applesauce in a small dish with a cut apple next to it

Making Applesauce – A Sensory Experience

Making applesauce is a great STEM cooking activity because it is both a hands-on and a multisensory experience. This activity allows kids to explore the science of cooking while also engaging all their senses of smell, taste, touch, and more. Making applesauce is a fun interactive way to teach kids about the chemical reactions that occur when food is cooked, and it is also a fun and delicious way to enjoy the fruits of their labor!

Most of all it is a simple way to cook with kids, and it's very engaging for kids.

two kids with chefs hats holding an appled

What is Multi-Sensory Learning?

Multi-sensory learning is a type of learning that incorporates multiple senses, including sight, sound, touch, and smell. This type of learning has been shown to be more effective than traditional methods that rely on only one sense. Multi-sensory learning is often used in classrooms, as it can help students better remember and understand concepts. There are a variety of ways to incorporate multi-sensory learning into the home as well, such as cooking, crafting, and hands-on activities.

One advantage of multi-sensory learning is that it can help our kiddos with different learning styles. For example, a child who is a visual learner may benefit from seeing pictures or diagrams along with hearing an explanation. A kinesthetic learner may benefit from moving around and touching objects while they learn. Multi-sensory learning can also be used to accommodate different learning abilities. For instance, a child who has difficulty reading may benefit from hearing a book read aloud while following along with the text.

Have You Heard of the Seven Senses?

We all know about sight, touch, hearing, smell, and taste.  What about proprioceptive and vestibular?  If you have a “sensory kid”  you've likely heard of these, but we don't often learn about them in grade school. 

The following brief definitions are from the Wikipedia Sensory Integration Page.

vestibular sense (balance and the sense of movement)

proprioception (the sense of knowing one's position in space)

I also suggest a sensory swing to help with your littles vestibular sense.

Making Applesauce – A Sensory Experience

Learning about the science of cooking can be a fun and delicious experience, especially when you make applesauce! This activity is great for kids because it is both a hands-on and a multisensory experience. Here are some of the things your child will get to experience while making applesauce:

The sense of sight

Look at the beautiful color of the apples, notice the variations of green and red on the skin. Sort out any that need extra care to remove blemishes.

When making applesauce, kids can see how different colors result from cooking by using different types of apples. For example, if they use red apples, the sauce will likely be pink or red. If they use green apples, the sauce will likely be yellow or green. This is a great opportunity for kids to see how different colors can result from cooking.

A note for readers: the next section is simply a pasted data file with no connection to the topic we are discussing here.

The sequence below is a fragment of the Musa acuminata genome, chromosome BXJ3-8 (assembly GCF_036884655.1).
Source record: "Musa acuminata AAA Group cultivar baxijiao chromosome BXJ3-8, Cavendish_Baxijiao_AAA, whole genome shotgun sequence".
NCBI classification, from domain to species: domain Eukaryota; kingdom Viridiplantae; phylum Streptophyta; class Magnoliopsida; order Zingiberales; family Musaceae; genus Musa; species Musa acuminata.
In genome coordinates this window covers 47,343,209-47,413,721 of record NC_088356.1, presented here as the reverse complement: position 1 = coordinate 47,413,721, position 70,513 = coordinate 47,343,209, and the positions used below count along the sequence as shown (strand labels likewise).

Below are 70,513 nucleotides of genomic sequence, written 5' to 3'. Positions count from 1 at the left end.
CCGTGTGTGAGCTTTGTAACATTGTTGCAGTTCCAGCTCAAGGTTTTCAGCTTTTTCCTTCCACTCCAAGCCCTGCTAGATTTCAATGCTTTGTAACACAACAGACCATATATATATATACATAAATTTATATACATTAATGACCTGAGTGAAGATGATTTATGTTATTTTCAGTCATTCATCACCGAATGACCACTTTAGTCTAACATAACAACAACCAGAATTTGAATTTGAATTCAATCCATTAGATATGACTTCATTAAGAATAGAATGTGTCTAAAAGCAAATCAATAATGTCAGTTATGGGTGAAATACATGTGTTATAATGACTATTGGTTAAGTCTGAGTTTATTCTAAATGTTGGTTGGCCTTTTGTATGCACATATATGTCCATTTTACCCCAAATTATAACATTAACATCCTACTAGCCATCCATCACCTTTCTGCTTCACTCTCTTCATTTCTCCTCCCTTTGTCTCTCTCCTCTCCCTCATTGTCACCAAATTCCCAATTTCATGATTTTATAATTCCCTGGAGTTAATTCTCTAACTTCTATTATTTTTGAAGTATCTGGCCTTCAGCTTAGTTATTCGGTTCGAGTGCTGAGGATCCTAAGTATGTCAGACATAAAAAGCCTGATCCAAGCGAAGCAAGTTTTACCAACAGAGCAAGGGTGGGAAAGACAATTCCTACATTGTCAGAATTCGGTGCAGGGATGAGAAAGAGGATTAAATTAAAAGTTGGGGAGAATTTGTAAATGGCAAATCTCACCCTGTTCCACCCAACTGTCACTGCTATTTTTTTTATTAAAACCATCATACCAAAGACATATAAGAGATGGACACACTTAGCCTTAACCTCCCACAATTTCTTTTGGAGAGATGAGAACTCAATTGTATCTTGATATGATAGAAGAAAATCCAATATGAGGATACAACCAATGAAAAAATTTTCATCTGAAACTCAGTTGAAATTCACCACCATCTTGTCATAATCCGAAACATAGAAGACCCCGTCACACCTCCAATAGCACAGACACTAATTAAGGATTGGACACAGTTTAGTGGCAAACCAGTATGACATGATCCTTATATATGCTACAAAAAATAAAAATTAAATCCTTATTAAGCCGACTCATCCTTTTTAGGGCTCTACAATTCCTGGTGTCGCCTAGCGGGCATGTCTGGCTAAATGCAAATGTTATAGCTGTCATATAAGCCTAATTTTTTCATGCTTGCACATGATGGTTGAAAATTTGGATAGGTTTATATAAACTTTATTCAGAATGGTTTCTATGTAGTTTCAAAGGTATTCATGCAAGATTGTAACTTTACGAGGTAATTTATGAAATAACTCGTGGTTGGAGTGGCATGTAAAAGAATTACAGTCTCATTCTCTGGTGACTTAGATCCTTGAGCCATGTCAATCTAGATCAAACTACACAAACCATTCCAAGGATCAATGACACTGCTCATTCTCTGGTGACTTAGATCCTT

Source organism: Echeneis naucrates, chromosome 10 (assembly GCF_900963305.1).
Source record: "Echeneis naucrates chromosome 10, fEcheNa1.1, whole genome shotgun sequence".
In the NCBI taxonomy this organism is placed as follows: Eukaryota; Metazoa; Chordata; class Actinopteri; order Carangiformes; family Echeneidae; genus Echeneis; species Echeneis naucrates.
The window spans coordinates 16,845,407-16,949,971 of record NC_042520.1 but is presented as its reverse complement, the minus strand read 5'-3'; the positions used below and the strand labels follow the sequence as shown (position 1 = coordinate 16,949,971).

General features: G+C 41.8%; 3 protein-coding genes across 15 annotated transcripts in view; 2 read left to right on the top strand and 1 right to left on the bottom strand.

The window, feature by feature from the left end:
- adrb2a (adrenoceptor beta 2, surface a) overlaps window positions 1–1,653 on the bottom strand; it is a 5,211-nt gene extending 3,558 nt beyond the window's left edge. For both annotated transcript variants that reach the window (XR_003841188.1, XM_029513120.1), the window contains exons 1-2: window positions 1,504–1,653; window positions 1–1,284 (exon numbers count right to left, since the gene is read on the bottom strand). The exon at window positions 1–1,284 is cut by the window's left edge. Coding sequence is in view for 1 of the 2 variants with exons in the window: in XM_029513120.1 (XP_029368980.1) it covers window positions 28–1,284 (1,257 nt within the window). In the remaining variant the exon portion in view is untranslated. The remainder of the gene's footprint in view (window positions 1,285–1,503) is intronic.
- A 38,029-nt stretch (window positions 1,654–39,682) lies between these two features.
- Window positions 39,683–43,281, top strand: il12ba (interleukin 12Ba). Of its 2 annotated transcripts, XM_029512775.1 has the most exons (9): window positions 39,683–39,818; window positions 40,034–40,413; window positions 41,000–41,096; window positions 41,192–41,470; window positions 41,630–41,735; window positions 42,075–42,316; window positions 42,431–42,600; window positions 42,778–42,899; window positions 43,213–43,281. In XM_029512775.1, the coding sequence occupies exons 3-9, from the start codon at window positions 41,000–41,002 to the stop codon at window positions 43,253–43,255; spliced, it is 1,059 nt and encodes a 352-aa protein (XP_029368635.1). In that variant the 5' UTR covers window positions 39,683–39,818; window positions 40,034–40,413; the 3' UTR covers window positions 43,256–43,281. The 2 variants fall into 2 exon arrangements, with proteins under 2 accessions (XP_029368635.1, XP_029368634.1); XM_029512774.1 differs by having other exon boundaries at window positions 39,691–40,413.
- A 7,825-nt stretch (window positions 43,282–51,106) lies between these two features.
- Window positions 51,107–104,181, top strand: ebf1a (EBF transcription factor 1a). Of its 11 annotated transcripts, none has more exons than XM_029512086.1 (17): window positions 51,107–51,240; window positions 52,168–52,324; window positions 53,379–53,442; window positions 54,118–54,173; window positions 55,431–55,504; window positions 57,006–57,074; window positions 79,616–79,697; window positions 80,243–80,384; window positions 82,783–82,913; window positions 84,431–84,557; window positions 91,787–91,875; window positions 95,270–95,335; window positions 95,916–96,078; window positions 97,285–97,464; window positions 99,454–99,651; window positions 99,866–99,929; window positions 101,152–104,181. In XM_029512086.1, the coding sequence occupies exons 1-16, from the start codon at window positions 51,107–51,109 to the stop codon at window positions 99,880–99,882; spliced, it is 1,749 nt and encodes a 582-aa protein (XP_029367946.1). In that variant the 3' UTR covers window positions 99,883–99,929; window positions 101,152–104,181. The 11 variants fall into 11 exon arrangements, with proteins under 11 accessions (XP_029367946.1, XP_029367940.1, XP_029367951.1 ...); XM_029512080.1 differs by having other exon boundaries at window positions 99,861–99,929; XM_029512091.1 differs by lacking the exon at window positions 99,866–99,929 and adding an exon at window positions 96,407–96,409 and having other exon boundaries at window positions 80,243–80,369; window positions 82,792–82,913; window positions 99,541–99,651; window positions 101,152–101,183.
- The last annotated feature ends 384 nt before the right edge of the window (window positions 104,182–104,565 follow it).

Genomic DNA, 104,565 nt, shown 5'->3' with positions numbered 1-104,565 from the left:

Sense of Touch

Kids can help to peel and chop the apples, and then feel the applesauce as it thickens up while cooking. Throughout the process, will be able touch different textures from smooth apple skin to the rough apple core.

Sense of Hearing

Listen to the sound of the peeler as it goes round and round.  Put the apple pieces in a pot with a stitch of water and listen for when you can hear the apples start to sizzle and cook.

Kids can enjoy the sounds of the apples being cooked down into a delicious sauce. As the apples cook, they will make a bubbling noise as the water boils off. This is a fun sound for kids to listen to as they watch their applesauce come to life!

chopped apples in a pot

Sense of Smell

As the apples cook, their strong scent will fill up the kitchen. This is a great opportunity to talk about how our sense of smell works. Explain to your child that our noses are lined with tiny little hairs called cilia. These cilia trap particles from the air, like the scent molecules from cooking apples, and send them to our brains. Our brains then interpret these particles as smells. Did you know that our sense of smell is 10,000 times more sensitive than our sense of taste? That means that we can smell things that we can't even taste!

Lift the lid and smell the aroma of cooking apples. Cinnamon is another great way to diversity the flavor and scent.

Sense of Taste

Making applesauce is a great way to engage your sense of taste! When you cook the apples, they release their natural sweetness, making for a delicious and healthy treat. You can add any other flavors you like to customize your applesauce, such as cinnamon or nutmeg. The possibilities are endless!

Vestibular Sense

Let your child carry the heavy apples to where you'll be working.  Movement stimulates the vestibular system and heavy loads send satisfying signals to the brain about how the body moves and works.

Proprioceptive Sense

Let the apples cook until they are soft then give your child a potato masher and let them mash down the apples into applesauce.  Mashing is great “heavy work” for kids, giving them lots of good sensory input, helping them learn about where their body is in space.

Making applesauce is a fun and delicious way to enjoy the fruits of your labor! This activity allows you to explore the science of cooking while also engaging your senses of smell, taste, touch, and more. Making applesauce is a great STEM cooking activity because it is both a hands-on and a multisensory experience. This activity is a fun interactive way to teach kids about the chemical reactions that occur when food is cooked. Not only is making applesauce a great way to learn about science, but it is also a delicious and healthy snack for everyone to enjoy!